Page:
Josh Hinke did a lovely article about how Journey eased his anxiety over multiplayer. However as someone who didn’t mind multiplayer action (I’m not the type to actively seek it or require it as a necessity of a games’ purchase) I found myself at odds with his perspective.

Multiplayer games aren’t always my bag. I was never opposed to them, but preferred them as an accompaniment to a game as opposed to a huge portion of the game. I enjoyed the occasional bout of Pokémon Stadium or Perfect Dark, but it was a hassle gathering together enough friends and controllers (bollocks if I’m having more than two.) At the age of 16, I was introduced to Counter-Strike by a friend and the world of multiplayer suddenly turned on its head. There were hundreds of people available at all hours all playing the same game. I was utter shite at it, mainly because I loved throwing a smoke grenade round a corner and then charging in while they were backing off to stave off lag, but who cared? The round would be over and we were free to start all over again in less than 3 minutes. Although multiplayer games are fun they weren’t something I could always depend on. True joy came from playing video games solo.

Playing alone was like being in my own little world. Something I could take at my own pace. If I felt like it, I could go all the way to the edge of the map and come back with no one having a problem with it. This is something I felt Journey took away from me.


When I first played Journey about three years ago on my PlayStation 3, I got paired with someone a couple of sections in. I knew of the possibility of it happening, but didn’t think it would happen to me. Did have someone who had played the game before? Someone who had gotten all the achievements? I had no way of knowing. Suddenly I felt my own anxiety as I didn’t know who may be hand-holding who. It was like I was the little brother and wasn’t sure if the person with me was a big brother who would keep me company, or another lost boy just like me. As I explored the “level” in one area they were off doing God knows what. For all I know they could’ve been exploring a different area, or were waiting impatiently for me to find the solution that they had discovered several times prior to encountering me. I felt rushed, suffocated and alone because I didn’t have the freedom I had grown up with in video games. This mainly took place in the area where you make the floaty mist (my words for it) rise higher by activating several switches. As I discovered what to do, I tried taking my time carrying on because I started feeling guilty that I was doing nearly everything for my companion. I also felt annoyed when they got to the next switch and did it for me. I felt like we were both robbing each other’s enjoyment of the game by taking away each other’s sense of accomplishment. Or had I? I had no way of knowing. I turned the game off shortly afterwards because of this and returned to it later. If I managed to cross paths with someone else along the way, I rushed ahead so they couldn’t catch up. Other people deprived me of the sense of exploration because my immersion was compromised by these intruders. By the end of the game, I had about 10 names of people I had met along my travels.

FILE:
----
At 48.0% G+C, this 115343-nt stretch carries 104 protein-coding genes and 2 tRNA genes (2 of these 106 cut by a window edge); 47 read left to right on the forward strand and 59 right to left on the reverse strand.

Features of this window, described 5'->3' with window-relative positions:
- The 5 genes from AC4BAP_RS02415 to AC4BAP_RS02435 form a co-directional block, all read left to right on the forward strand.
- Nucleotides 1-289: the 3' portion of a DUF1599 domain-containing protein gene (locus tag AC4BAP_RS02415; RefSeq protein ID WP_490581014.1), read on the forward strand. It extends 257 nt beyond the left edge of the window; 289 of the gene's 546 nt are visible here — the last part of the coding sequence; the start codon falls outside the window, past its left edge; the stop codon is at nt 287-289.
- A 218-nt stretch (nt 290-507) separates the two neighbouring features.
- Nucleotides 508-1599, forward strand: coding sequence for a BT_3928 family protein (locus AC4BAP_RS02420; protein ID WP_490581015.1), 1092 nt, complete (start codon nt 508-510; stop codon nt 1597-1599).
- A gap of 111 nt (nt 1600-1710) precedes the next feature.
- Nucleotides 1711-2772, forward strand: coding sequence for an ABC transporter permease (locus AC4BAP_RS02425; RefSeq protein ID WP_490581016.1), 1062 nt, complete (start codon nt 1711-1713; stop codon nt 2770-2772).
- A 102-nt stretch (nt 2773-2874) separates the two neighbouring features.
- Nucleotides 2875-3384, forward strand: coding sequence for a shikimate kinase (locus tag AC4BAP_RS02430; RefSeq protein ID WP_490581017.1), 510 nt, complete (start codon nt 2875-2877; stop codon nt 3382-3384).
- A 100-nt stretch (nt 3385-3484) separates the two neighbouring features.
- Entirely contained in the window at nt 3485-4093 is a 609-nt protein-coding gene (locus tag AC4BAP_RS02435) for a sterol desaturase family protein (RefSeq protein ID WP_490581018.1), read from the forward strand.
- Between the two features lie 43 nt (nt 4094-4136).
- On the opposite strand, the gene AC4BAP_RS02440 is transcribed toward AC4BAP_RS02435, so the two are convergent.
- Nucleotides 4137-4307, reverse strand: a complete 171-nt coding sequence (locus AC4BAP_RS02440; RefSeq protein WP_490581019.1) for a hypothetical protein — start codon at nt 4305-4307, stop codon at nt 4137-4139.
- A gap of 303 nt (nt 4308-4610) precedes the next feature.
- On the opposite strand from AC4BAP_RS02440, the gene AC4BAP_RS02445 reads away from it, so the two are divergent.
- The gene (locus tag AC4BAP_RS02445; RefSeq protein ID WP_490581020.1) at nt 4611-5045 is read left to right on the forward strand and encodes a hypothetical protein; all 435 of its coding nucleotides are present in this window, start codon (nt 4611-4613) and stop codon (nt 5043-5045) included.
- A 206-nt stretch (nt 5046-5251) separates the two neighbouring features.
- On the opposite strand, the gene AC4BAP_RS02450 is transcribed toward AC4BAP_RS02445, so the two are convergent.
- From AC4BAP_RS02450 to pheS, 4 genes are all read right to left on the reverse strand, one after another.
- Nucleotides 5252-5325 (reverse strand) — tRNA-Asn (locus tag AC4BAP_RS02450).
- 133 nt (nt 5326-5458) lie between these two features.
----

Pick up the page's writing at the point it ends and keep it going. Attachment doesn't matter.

Fast forward to last month when I redownloaded it for the PlayStation 4. My perspective was altered and now I felt like the big brother. Regardless of the amount of the times my new companion had played, I was holding their hand. I flittered to the scarf upgrades by myself just like a big brother not letting little brother have the best sweets. Yet, I always waited for him to catch up and he for me. It seemed like I was playing with someone who had played before because we both progressed at a similar pace. Not too fast, but not checking every nook and cranny for secrets either. We used our calls as actual speech and with the floating sentry dragon things, I scoured ahead and pounded circle to let little brother know where to find me. When he got attacked and I had made it safely away, I rolled my eyes in a “what are you like?” friendly way and waited for my new companion to catch up. As we made it up the snowy slopes, we had a little chat, tapping our circle buttons once or twice and waiting for the same response. When the game ended I had only one name of a companion I had met along the way. Whilst I did feel a sense of comradery that I did it all with just one person, something kept niggling the back of my mind: What if they hadn’t played before? What if I they were completely clueless and were following me like a dog because they had no idea of what they were doing? How pissed off were they that I had done X amount of things before them? It was like the ending of Total Recall – was it all actually real or just the service Arnie had paid for to begin with?

This is my Journey ending with my new friend.

This is my Journey ending with my new friend.

I don’t think this sensation will ever disappear. It will lessen over time, most certainly, but not fully vanish from my mind. As the days go by those who are interested will have played Journey and the likelihood of meeting a first timer will diminish drastically. Sadly it won’t stop me from having this feeling that I might end up royally pissing someone off because I’m doing stuff before them. It’s a gamer’s worst nightmare to have paid for a game only for someone else to play it for them.

  • It sounds like this game should’ve had algorithms to determine what kind of pairings would be welcome, and should have had an Option to communicate what kind of experiences you are open to. It seems like many would’ve been inappropriate for first time playthroughs.

    (Probably if you disconnect from PSN it will let you play alone.)